Josh Johnson of the Florida Marlins rounds second during a game against the Philadelphia Phillies at Sun Life Stadium on May 10, 2011 in Miami Gardens, Florida.
In a matchup of aces, Roy Halladay's walk to Josh Johnson proved pivotal.
Johnson later scored the Florida Marlins' first run, and they squeezed out another in the eighth inning to beat Halladay and the Philadelphia Phillies 2-1 on Tuesday night.
"When you have those two horses going, you know it's a battle because you're going to have to scratch and claw for every run," said Chris Coghlan, who had the game-winning RBI.
Johnson didn't get the win. But he kept his team in the game against the reigning NL Cy Young Award winner, pitching seven innings and allowing only one run -- on Ryan Howard's eighth homer leading off the second. He pitched out of bases-loaded jams in both the second and third.
"It seemed like I kept getting behind guys," Johnson said. "You've got to find a way to battle."
Coghlan's single in the eighth drove home the tiebreaking run, which was unearned following an error by shortstop Jimmy Rollins.
Halladay (5-2) gave up only five hits in eight innings, but fell to 1-3 in his four matchups against Johnson.
"I'm kind of hoping he goes and plays somewhere else," Halladay said.
The loss ended Halladay's streak of wins in 13 consecutive starts against NL East teams since July 5, 2010.
He was pitching in Miami for the first time since last May 29, when he threw his perfect game. Johnson was the losing pitcher that night.
The rematch drew an announced crowd of 21,955, including a large walk-up turnout.
"This game came as advertised," Marlins manager Edwin Rodriguez said. "I think the fans had a lot of fun."
When Halladay walked Johnson on a 3-2 pitch to start the third, it led to the tying run. The walk was only the eighth issued by Halladay all season.
"A great at-bat -- one of the best at-bats in the game," Rodriguez said. "JJ should be very proud of that."
"The walk definitely cost me," Halladay said. "You can't afford to do that. I was definitely not thrilled about it."
Johnson sprinted to third on a double by Coghlan and scored on Emilio Bonifacio's sacrifice fly.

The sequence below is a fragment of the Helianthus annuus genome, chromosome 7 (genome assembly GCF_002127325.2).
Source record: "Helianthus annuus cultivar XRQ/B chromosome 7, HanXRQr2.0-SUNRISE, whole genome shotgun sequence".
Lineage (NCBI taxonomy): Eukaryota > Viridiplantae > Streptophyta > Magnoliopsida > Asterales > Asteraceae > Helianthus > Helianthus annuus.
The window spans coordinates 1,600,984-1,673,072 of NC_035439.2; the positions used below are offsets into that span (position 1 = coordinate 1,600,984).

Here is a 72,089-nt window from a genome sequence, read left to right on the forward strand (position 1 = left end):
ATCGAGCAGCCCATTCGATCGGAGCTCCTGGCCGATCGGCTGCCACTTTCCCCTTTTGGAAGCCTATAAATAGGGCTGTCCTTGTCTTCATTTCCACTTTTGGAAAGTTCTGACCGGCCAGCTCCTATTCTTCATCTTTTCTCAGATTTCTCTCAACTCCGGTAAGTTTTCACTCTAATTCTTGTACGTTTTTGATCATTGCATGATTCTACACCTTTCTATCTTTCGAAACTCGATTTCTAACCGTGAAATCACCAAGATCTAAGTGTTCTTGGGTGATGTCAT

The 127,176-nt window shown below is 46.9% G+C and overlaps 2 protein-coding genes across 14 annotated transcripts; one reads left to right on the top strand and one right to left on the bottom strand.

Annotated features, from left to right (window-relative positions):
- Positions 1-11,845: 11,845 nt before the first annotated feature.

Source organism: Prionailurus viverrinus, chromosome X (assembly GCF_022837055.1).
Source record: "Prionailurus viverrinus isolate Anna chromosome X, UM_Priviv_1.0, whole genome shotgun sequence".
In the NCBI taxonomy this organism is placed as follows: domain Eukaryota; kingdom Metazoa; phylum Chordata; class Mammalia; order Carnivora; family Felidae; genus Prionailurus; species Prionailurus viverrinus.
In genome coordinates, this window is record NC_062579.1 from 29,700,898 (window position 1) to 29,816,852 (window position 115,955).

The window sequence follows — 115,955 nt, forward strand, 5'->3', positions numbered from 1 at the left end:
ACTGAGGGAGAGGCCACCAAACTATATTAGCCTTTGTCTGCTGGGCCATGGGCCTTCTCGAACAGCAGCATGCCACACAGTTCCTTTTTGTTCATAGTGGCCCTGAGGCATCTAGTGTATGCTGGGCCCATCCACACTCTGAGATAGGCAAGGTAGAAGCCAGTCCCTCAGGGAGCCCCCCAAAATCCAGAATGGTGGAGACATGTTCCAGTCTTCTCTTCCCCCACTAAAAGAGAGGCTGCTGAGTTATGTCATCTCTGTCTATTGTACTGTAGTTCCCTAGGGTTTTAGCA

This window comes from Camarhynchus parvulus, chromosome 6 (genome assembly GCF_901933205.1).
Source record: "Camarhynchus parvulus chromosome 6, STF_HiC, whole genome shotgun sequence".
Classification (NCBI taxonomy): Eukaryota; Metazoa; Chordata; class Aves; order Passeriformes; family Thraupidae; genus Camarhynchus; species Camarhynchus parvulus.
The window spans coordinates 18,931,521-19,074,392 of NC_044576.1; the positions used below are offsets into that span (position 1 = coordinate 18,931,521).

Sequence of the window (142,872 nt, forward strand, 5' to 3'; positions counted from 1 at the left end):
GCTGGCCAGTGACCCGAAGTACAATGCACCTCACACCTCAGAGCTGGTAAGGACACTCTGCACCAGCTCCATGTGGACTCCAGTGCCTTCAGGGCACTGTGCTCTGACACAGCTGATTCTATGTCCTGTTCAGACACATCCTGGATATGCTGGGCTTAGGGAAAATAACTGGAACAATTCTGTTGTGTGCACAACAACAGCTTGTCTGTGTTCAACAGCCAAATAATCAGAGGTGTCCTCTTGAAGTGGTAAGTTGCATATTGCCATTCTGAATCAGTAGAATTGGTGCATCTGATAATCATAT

The Phillies lost for only the fourth time in their past 22 games in Miami. Florida closed to within two games of the NL East leaders with the final game of the three-game series Wednesday.
"It's big because we can win the series," Johnson said. "It's not any bigger than that. We're not going to say it's steppingstone to anything."
The Marlins, whose 21-14 start matches the best in franchise history, came from behind to win for the 12th time, second-most in the majors. Mistakes and squandered chances hurt the Phils, who stranded 10 runners and went 0 for 6 with runners in scoring position.
Rollins bobbled a grounder by Omar Infante for an error to start the bottom of the eighth. That ended a streak of 13 consecutive batters retired by Halladay.
"With those two pitchers, the team is waiting for any advantage, any edge," Rodriguez said. "That's what happened."
When Halladay threw his first wild pitch of the season, Infante took second. He advanced to third on a groundout and came home on Coghlan's hit.
Leo Nunez retired Shane Victorino on a grounder with a runner at second to end the game and earn his 12th save in as many chances. Mike Dunn (3-2) pitched a perfect eighth for the win.
Philadelphia had seven baserunners in the first three innings, but only one scored. With the Marlins aligned in a shift, Howard went the other way on a 3-1 fastball and homered to left.
"I made a terrible pitch to Howard and paid for it," Johnson said. "That's what he's good at."
The Phils went on to load the bases that inning, before Johnson struck out Dane Sardinha and Halladay and retired Rollins on a groundout.
"You have a guy on the ropes," Rollins said. "That would have been a good way to blow the game open. We didn't take advantage."